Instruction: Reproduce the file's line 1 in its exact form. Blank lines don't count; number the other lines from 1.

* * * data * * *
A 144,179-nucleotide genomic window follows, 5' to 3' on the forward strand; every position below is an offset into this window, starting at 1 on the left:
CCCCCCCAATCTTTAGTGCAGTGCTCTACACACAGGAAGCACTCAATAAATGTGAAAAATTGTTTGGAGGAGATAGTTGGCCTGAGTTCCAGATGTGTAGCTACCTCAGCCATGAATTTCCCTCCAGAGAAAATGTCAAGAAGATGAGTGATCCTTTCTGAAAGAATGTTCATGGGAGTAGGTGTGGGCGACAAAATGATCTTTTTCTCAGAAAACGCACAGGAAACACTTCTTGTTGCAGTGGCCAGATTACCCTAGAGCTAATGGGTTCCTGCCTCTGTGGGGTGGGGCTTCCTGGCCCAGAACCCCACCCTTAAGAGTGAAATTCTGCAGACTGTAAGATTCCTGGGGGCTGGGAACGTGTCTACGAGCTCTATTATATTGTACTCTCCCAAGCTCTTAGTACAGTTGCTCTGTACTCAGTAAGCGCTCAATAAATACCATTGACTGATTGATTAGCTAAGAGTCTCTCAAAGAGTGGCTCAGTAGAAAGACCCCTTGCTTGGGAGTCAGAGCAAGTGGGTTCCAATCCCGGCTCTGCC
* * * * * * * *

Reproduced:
A 144,179-nucleotide genomic window follows, 5' to 3' on the forward strand; every position below is an offset into this window, starting at 1 on the left: